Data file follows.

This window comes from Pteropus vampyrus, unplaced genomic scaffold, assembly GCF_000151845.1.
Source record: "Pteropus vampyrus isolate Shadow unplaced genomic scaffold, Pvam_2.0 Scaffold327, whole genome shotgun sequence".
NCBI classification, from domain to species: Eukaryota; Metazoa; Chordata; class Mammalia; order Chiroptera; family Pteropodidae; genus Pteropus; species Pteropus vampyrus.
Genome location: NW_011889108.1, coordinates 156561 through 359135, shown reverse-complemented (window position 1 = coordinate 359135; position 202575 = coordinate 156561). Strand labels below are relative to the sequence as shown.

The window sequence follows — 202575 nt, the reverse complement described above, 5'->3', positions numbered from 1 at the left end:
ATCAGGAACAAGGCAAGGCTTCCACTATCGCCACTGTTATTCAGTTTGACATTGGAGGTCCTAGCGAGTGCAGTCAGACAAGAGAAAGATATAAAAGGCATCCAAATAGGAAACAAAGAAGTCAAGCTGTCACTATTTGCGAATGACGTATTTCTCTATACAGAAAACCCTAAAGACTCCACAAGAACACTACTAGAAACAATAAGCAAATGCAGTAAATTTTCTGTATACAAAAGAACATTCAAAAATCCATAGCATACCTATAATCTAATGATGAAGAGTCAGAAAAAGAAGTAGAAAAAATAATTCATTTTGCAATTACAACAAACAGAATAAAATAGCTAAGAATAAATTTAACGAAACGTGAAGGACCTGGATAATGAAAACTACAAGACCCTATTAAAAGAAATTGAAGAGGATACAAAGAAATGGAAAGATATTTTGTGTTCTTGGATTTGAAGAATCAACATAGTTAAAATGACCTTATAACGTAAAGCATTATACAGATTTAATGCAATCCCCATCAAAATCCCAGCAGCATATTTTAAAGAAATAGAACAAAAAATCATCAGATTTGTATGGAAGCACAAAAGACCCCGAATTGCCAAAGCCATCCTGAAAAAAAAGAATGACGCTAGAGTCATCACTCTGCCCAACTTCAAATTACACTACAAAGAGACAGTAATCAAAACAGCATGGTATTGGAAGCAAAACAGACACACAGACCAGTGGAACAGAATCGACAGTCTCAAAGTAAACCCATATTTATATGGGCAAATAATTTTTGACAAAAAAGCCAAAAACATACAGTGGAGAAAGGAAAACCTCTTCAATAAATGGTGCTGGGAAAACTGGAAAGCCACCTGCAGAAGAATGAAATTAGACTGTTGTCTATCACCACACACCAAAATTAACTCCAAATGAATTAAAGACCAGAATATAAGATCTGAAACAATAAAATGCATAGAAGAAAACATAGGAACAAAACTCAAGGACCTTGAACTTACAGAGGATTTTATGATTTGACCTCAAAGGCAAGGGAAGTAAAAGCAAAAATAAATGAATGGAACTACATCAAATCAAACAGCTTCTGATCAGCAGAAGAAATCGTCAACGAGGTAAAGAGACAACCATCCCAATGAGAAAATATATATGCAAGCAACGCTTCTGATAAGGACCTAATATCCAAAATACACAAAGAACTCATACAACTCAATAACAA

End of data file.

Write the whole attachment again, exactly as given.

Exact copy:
This window comes from Pteropus vampyrus, unplaced genomic scaffold, assembly GCF_000151845.1.
Source record: "Pteropus vampyrus isolate Shadow unplaced genomic scaffold, Pvam_2.0 Scaffold327, whole genome shotgun sequence".
NCBI classification, from domain to species: Eukaryota; Metazoa; Chordata; class Mammalia; order Chiroptera; family Pteropodidae; genus Pteropus; species Pteropus vampyrus.
Genome location: NW_011889108.1, coordinates 156561 through 359135, shown reverse-complemented (window position 1 = coordinate 359135; position 202575 = coordinate 156561). Strand labels below are relative to the sequence as shown.

The window sequence follows — 202575 nt, the reverse complement described above, 5'->3', positions numbered from 1 at the left end:
ATCAGGAACAAGGCAAGGCTTCCACTATCGCCACTGTTATTCAGTTTGACATTGGAGGTCCTAGCGAGTGCAGTCAGACAAGAGAAAGATATAAAAGGCATCCAAATAGGAAACAAAGAAGTCAAGCTGTCACTATTTGCGAATGACGTATTTCTCTATACAGAAAACCCTAAAGACTCCACAAGAACACTACTAGAAACAATAAGCAAATGCAGTAAATTTTCTGTATACAAAAGAACATTCAAAAATCCATAGCATACCTATAATCTAATGATGAAGAGTCAGAAAAAGAAGTAGAAAAAATAATTCATTTTGCAATTACAACAAACAGAATAAAATAGCTAAGAATAAATTTAACGAAACGTGAAGGACCTGGATAATGAAAACTACAAGACCCTATTAAAAGAAATTGAAGAGGATACAAAGAAATGGAAAGATATTTTGTGTTCTTGGATTTGAAGAATCAACATAGTTAAAATGACCTTATAACGTAAAGCATTATACAGATTTAATGCAATCCCCATCAAAATCCCAGCAGCATATTTTAAAGAAATAGAACAAAAAATCATCAGATTTGTATGGAAGCACAAAAGACCCCGAATTGCCAAAGCCATCCTGAAAAAAAAGAATGACGCTAGAGTCATCACTCTGCCCAACTTCAAATTACACTACAAAGAGACAGTAATCAAAACAGCATGGTATTGGAAGCAAAACAGACACACAGACCAGTGGAACAGAATCGACAGTCTCAAAGTAAACCCATATTTATATGGGCAAATAATTTTTGACAAAAAAGCCAAAAACATACAGTGGAGAAAGGAAAACCTCTTCAATAAATGGTGCTGGGAAAACTGGAAAGCCACCTGCAGAAGAATGAAATTAGACTGTTGTCTATCACCACACACCAAAATTAACTCCAAATGAATTAAAGACCAGAATATAAGATCTGAAACAATAAAATGCATAGAAGAAAACATAGGAACAAAACTCAAGGACCTTGAACTTACAGAGGATTTTATGATTTGACCTCAAAGGCAAGGGAAGTAAAAGCAAAAATAAATGAATGGAACTACATCAAATCAAACAGCTTCTGATCAGCAGAAGAAATCGTCAACGAGGTAAAGAGACAACCATCCCAATGAGAAAATATATATGCAAGCAACGCTTCTGATAAGGACCTAATATCCAAAATACACAAAGAACTCATACAACTCAATAACAA